Historical escapes clearly foreshadow man-hunts. For these nothing could be better than John Buchan's A Book of Escapes, which contains twelve brief but vivid accounts (with maps) of famous bids for freedom. Such a story as "The Flight to Varennes " should stir up the most sluggish imagination.

These are only a few ideas chosen at random from a great mass of material ready for our use if only we will use it.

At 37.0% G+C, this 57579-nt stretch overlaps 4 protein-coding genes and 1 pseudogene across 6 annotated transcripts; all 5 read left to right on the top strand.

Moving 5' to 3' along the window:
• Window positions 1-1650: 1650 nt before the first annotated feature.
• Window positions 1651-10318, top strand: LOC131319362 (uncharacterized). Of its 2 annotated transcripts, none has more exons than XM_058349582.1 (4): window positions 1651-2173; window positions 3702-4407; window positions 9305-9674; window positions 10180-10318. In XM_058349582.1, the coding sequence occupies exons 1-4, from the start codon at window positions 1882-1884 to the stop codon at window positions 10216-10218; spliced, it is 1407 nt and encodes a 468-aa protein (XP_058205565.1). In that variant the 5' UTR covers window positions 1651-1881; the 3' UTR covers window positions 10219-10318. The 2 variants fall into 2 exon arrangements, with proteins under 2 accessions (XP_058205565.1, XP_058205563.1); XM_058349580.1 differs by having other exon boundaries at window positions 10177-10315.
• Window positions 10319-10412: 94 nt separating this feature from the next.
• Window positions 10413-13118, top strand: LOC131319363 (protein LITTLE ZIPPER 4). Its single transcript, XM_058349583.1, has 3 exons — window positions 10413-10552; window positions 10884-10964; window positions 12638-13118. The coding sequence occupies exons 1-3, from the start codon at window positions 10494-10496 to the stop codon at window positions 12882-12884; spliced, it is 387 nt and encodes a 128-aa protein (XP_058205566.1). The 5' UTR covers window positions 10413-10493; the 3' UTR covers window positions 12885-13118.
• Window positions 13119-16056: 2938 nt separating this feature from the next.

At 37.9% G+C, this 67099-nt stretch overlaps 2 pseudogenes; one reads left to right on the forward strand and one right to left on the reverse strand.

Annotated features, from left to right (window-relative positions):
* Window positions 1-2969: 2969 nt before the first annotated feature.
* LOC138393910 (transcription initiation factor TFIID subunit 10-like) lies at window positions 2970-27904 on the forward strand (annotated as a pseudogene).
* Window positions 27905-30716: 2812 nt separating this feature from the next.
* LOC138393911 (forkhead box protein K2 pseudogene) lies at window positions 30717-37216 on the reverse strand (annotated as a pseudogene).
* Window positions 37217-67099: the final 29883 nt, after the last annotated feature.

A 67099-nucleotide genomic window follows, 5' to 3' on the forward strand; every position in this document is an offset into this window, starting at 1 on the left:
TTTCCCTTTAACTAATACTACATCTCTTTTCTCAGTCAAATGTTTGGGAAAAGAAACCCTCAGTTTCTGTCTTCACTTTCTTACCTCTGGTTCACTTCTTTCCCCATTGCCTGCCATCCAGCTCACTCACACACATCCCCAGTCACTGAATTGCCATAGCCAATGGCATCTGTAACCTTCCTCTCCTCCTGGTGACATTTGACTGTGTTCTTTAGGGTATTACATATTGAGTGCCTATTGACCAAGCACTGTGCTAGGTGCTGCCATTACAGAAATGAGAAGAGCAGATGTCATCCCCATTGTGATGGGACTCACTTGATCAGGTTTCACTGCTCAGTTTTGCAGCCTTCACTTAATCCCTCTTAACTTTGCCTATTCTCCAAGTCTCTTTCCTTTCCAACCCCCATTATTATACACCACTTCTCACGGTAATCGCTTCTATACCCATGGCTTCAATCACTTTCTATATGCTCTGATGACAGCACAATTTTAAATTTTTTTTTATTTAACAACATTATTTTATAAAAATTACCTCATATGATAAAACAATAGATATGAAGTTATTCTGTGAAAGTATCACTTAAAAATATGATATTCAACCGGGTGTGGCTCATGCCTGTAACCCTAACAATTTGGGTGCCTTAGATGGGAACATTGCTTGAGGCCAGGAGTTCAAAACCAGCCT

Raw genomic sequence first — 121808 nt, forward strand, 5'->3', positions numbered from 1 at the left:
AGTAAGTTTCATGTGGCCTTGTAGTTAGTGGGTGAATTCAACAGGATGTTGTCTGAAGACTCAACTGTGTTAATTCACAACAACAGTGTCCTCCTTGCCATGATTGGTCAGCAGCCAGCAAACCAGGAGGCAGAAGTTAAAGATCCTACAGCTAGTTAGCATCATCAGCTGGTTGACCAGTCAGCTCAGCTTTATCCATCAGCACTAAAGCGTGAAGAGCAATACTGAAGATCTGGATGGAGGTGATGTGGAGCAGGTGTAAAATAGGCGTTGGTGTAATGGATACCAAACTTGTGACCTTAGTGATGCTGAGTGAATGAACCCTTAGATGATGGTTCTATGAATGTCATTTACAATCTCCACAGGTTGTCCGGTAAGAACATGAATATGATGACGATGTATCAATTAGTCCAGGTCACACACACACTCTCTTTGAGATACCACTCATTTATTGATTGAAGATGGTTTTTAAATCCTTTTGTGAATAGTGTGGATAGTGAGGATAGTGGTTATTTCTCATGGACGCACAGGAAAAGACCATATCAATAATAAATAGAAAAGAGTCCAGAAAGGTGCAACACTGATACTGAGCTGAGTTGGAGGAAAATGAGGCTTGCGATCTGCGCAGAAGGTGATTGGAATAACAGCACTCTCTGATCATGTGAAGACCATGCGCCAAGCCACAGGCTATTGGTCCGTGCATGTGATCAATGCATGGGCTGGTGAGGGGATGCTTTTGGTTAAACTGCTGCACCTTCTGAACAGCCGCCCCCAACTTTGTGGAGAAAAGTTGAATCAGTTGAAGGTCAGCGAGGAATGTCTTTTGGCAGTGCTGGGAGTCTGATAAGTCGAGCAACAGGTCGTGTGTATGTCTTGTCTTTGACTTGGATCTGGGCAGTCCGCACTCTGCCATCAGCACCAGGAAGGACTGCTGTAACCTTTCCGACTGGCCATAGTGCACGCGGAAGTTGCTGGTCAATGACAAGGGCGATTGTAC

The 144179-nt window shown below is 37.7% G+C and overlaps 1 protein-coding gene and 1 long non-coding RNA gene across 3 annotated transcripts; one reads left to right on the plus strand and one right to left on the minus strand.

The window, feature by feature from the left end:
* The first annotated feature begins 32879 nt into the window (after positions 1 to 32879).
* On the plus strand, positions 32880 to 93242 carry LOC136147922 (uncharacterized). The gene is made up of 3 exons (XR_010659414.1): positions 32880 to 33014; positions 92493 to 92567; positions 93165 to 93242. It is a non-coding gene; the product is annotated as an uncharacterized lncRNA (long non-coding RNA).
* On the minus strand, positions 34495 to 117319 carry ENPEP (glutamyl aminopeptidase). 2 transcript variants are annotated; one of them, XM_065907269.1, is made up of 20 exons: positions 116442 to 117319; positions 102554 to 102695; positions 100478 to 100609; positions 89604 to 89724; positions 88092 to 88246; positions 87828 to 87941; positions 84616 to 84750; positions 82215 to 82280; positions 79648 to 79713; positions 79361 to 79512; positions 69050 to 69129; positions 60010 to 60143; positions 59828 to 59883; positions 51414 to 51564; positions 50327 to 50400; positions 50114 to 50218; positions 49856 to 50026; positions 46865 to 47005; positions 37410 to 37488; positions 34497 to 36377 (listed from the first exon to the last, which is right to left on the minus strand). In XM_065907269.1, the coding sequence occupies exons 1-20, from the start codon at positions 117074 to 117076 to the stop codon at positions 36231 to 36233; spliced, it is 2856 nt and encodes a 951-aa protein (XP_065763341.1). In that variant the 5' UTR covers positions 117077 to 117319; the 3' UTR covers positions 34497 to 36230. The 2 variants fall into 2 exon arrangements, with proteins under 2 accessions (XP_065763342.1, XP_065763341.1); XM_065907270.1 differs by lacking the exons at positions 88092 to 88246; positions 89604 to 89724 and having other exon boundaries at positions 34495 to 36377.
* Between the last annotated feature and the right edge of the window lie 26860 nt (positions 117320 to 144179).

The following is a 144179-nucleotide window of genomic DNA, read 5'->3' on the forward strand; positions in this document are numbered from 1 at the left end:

¢. EXPLORATION. Tales of exploration and of pioneer­ing naturally appeal to Scouts, and there is a wealth of record, travellers' own accounts, and diaries of journeys in which to delve. One example must suffice. In Newbolt's The Book of the Long Trail is the story of how Stanley found Livingstone. Here is one sentence, " Mirambo, a chief of Unyamwezi, had blackmailed and turned back a caravan bound for Ujiji, declaring that no Arab caravan should pass through his country while he was alive." In that sentence lies just the hint to stimulate the imagination to give a new setting for cordan­breaking. 5. ROMANCES. The story of how R. L. Stevenson came to write Treasure Island has a moral for Scouters 1 His step-son, Lloyd Osbourne, aged twelve, was one rainy morning busy with his box of paints colouring the map of an island he had drawn. R.L.S. came in, and was soon taking part in the fun; his contribution was such names as Skeleton Island and Spy-glass Hill. When it was finished, the boy exclaimed, " Oh, for a story about it ! " R.L.S. took the map away with him, and next morning the boy was called up to the bedroom. " The first thing I saw was my beloved map lying on the coverlet . . . . I was told to sit down while my step-father took up some sheets of manuscript, and began to read aloud the first chapter of Treasure Island." That book is the very substance of romance, and fortunately for us we have a wealth of yarns which capture the imaginations of all boys. The names of such as Stanley Weyman, Quiller­Couch, and John Buchan come to the mind at once, but the tradition is older than their work. Sir Walter Scott may not be a popular boy's author, but with a little digging the enterprising Scouter can uncover ore of the finest quality. Read for instance Chapter XIV of The Legend of Montrose ; it contains a most exciting man-hunt ready for putting into action. The way in which such a story as Treasure Island can be used is illustrated by the following account of a game actually played by Scouts; they were fairly experienced and decided to keep the game going over-night.